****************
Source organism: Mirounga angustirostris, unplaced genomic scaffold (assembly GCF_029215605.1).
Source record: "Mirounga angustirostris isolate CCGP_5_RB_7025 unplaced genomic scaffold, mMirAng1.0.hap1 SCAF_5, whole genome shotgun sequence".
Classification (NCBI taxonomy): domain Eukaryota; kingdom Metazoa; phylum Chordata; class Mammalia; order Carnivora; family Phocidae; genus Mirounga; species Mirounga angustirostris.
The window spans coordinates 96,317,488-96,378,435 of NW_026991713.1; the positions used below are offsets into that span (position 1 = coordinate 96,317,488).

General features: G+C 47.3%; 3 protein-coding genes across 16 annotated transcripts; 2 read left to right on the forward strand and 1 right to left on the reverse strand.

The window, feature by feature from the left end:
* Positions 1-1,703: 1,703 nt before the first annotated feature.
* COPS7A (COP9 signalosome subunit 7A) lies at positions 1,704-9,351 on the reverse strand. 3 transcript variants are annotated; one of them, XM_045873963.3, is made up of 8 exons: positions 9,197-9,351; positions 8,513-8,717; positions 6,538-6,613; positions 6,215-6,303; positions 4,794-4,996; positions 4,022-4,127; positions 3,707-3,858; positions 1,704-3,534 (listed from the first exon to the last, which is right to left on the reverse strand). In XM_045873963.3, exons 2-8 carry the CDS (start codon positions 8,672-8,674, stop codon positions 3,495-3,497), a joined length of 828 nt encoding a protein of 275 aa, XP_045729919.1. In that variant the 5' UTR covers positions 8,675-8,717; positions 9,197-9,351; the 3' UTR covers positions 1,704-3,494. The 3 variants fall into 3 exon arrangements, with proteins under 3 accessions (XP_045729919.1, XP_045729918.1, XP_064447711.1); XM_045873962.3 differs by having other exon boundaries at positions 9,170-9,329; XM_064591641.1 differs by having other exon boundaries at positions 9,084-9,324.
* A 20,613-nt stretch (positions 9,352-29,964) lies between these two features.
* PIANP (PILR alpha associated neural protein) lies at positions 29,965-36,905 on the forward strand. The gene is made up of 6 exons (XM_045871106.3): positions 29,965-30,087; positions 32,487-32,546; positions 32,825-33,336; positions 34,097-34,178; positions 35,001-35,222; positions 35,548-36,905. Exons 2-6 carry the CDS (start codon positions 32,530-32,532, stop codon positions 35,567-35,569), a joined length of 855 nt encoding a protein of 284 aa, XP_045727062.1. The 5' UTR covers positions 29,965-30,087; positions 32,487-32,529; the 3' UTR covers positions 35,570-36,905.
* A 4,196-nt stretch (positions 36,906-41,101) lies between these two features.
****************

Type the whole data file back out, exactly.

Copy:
Source organism: Mirounga angustirostris, unplaced genomic scaffold (assembly GCF_029215605.1).
Source record: "Mirounga angustirostris isolate CCGP_5_RB_7025 unplaced genomic scaffold, mMirAng1.0.hap1 SCAF_5, whole genome shotgun sequence".
Classification (NCBI taxonomy): domain Eukaryota; kingdom Metazoa; phylum Chordata; class Mammalia; order Carnivora; family Phocidae; genus Mirounga; species Mirounga angustirostris.
The window spans coordinates 96,317,488-96,378,435 of NW_026991713.1; the positions used below are offsets into that span (position 1 = coordinate 96,317,488).

General features: G+C 47.3%; 3 protein-coding genes across 16 annotated transcripts; 2 read left to right on the forward strand and 1 right to left on the reverse strand.

The window, feature by feature from the left end:
* Positions 1-1,703: 1,703 nt before the first annotated feature.
* COPS7A (COP9 signalosome subunit 7A) lies at positions 1,704-9,351 on the reverse strand. 3 transcript variants are annotated; one of them, XM_045873963.3, is made up of 8 exons: positions 9,197-9,351; positions 8,513-8,717; positions 6,538-6,613; positions 6,215-6,303; positions 4,794-4,996; positions 4,022-4,127; positions 3,707-3,858; positions 1,704-3,534 (listed from the first exon to the last, which is right to left on the reverse strand). In XM_045873963.3, exons 2-8 carry the CDS (start codon positions 8,672-8,674, stop codon positions 3,495-3,497), a joined length of 828 nt encoding a protein of 275 aa, XP_045729919.1. In that variant the 5' UTR covers positions 8,675-8,717; positions 9,197-9,351; the 3' UTR covers positions 1,704-3,494. The 3 variants fall into 3 exon arrangements, with proteins under 3 accessions (XP_045729919.1, XP_045729918.1, XP_064447711.1); XM_045873962.3 differs by having other exon boundaries at positions 9,170-9,329; XM_064591641.1 differs by having other exon boundaries at positions 9,084-9,324.
* A 20,613-nt stretch (positions 9,352-29,964) lies between these two features.
* PIANP (PILR alpha associated neural protein) lies at positions 29,965-36,905 on the forward strand. The gene is made up of 6 exons (XM_045871106.3): positions 29,965-30,087; positions 32,487-32,546; positions 32,825-33,336; positions 34,097-34,178; positions 35,001-35,222; positions 35,548-36,905. Exons 2-6 carry the CDS (start codon positions 32,530-32,532, stop codon positions 35,567-35,569), a joined length of 855 nt encoding a protein of 284 aa, XP_045727062.1. The 5' UTR covers positions 29,965-30,087; positions 32,487-32,529; the 3' UTR covers positions 35,570-36,905.
* A 4,196-nt stretch (positions 36,906-41,101) lies between these two features.